Shark fins for sale.

A massive hairy one. I didn't think sharks grew hair.

Also there is always dry, brown wrinkled stuff for sale, about the size of a dinner plate and looks rather like giant cornflakes. I ask a little lady fish shop keeper what it is. She replies, “Made from stomach of fish,” and holds her tummy as she speaks.

Fish stomach. You can get an idea of the size from the standard size paving stones on the footpath.

There are all kinds of smells that constantly change as we walk along the different streets. The strongest and most common smell is that of fish, laid out on the footpath drying.

Dried fish on the footpaths.

We see some strange fruit that look like brown plums.

Brown plum-like fruit.

We also see raw ginger and ginseng on sale.

Raw ginger.

In many of the shop windows are porcelain and brass icons of Chinese gods for sale, both male and female. Some shops also have little shrine areas set aside, with an icon god. The one below is being tended by a young, jean-clad Hong Kong shop assistant.

Porcelain and brass icons of Chinese gods.

Typical shop shrine (being cleaned).

And of course, everywhere are the huge apartment blocks, in all shapes, sizes and standards.

 Apartment blocks.

More apartment blocks.

It is now mid-afternoon and very hot in the sun. Some women use umbrellas.

Woman with umbrella.

New glasses ordered

My old glasses, that I sometimes wear, are unfashionably large and heavy. Noel thinks I should upgrade and I agree. As Hong Kong is noted for excellent prices for optician products, we stop at one of the many optician shops.

The owner is a middle aged, sincere, alert on-the-ball type person. He tells me exactly my eye situation by just looking at my old glasses.

He says I can have a new pair competed for me by ten o’clock tomorrow morning.

He also gives me a free eye examination on the spot, (normally $45 to $60 dollars extra in New Zealand) and confirms that there is no change to my present prescription.

Noel and I then look at some frames. Noel thinks I suit an oval frame better than the square type I usually wear. So I choose an oval, gold metal rim frame. They are extremely light weight and look to be of high quality.

The optician quotes me NZ$130. Normally prescription glasses are about $600 in New Zealand. I decide to order two pair.

We carry on exploring

After leaving the optician, we look around some of the other electrical shops for some PlaneQuiet headphones for Noel, but they only have the Philips brand.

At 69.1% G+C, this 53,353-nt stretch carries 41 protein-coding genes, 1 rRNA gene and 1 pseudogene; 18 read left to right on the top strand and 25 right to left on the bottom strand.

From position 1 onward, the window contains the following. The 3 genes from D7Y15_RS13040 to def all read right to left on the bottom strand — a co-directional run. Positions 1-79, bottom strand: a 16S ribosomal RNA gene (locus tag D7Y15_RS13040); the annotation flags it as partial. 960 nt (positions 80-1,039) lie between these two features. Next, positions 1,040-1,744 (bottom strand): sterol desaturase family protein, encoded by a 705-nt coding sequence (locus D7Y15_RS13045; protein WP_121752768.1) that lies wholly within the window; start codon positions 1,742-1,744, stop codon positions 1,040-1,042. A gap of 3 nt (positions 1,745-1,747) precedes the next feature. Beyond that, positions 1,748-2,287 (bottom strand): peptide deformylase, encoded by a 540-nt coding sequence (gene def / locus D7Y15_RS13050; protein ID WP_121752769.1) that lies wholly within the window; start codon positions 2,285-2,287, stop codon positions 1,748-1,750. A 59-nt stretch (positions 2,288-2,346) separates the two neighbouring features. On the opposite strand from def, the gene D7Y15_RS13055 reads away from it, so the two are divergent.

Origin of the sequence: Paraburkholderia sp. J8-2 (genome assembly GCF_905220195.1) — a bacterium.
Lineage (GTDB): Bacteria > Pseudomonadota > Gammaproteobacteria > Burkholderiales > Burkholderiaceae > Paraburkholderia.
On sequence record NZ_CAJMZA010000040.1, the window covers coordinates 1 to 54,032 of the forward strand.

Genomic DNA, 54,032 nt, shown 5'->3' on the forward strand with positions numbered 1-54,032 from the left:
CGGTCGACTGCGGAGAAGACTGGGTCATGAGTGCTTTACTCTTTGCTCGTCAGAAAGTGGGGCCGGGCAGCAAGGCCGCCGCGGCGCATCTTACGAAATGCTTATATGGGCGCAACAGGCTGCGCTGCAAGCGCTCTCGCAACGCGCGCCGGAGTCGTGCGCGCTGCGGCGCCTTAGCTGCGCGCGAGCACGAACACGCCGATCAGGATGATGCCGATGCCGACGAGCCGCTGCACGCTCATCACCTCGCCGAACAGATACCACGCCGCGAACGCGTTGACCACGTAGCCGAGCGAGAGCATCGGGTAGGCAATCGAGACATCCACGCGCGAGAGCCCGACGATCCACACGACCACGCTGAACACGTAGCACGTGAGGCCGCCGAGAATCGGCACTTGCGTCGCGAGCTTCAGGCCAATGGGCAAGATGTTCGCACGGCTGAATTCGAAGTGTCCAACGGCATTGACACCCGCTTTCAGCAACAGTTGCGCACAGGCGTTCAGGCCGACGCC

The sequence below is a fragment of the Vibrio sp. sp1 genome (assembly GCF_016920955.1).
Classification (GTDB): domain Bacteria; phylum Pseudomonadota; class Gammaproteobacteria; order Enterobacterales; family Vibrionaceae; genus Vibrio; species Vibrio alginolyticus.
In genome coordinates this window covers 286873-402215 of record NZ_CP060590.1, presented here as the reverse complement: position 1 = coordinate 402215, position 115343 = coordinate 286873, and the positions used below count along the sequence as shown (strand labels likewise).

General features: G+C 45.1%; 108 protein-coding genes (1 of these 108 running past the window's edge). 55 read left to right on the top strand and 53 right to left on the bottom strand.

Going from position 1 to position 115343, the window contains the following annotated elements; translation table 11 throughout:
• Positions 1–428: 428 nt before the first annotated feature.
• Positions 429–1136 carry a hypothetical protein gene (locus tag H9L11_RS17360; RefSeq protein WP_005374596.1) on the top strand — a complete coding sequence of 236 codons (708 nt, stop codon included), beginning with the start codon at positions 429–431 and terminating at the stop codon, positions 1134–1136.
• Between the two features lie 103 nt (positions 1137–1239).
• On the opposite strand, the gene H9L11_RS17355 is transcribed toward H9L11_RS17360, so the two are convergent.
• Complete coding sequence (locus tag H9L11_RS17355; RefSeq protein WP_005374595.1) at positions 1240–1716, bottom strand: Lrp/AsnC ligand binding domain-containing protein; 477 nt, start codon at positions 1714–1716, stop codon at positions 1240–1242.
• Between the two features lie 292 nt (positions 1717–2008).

We then carry on with our exploring. We find a shop selling classy, stainless steel and glass exterior doors. Noel thinks they could be ideal for New Zealand. I thought we took a photo but can't find one.

We also make our way to the waterfront and look across the harbour to the city of Kowloon, on mainland China. We find it much cooler near the sea with a fresh breeze coming off the water.

Looking across to mainland China.

We come across the local TAB (racehorse betting shop). It’s called The Hong Kong Jockey Club.

 The Hong Kong Jockey Club.

Hong Kong after dark

As dusk falls, the streets become even more busier. It cools down a little once the sun sets, but only a little. The temperature this afternoon has been in the mid 30’s and quite humid. It does not feel as hot and clammy as Singapore, or perhaps we have become acclimatised.

It has become so crowded we are now constantly dodging people on the footpaths.

Some of the shops here are quite exceptional, Marie would have a field day. Probably Rana also.

Marie would love this gift shop.

Porcelain goods shop.

It is now dark and the city gets busier than ever.

Hong Kong after dark.

Some of the central city buildings are quite spectacular. Noel and I stopped for a short rest in this beautiful exterior foyer of an elegant hotel.

Elegant hotel exterior foyer.

Some of the gardens are beautifully done.

We now make our way back to our hotel. We go to the top floor swimming pool area to have a look and Noel takes a photo of the city lights from the window.

A view of Hong Kong at night is spectacular. We are not high enough to get a particularly good photo, but at the top of this web page you would have seen a photo of Hong Kong taken at night from "The Peak" hilltop that we will visit tomorrow. We did not take the photo ourselves as tonight is our last night in Hong Kong. Most of the buildings you see lit up are apartment buildings where people live.

View from the top floor of our hotel at night.

Next day Thursday 14th July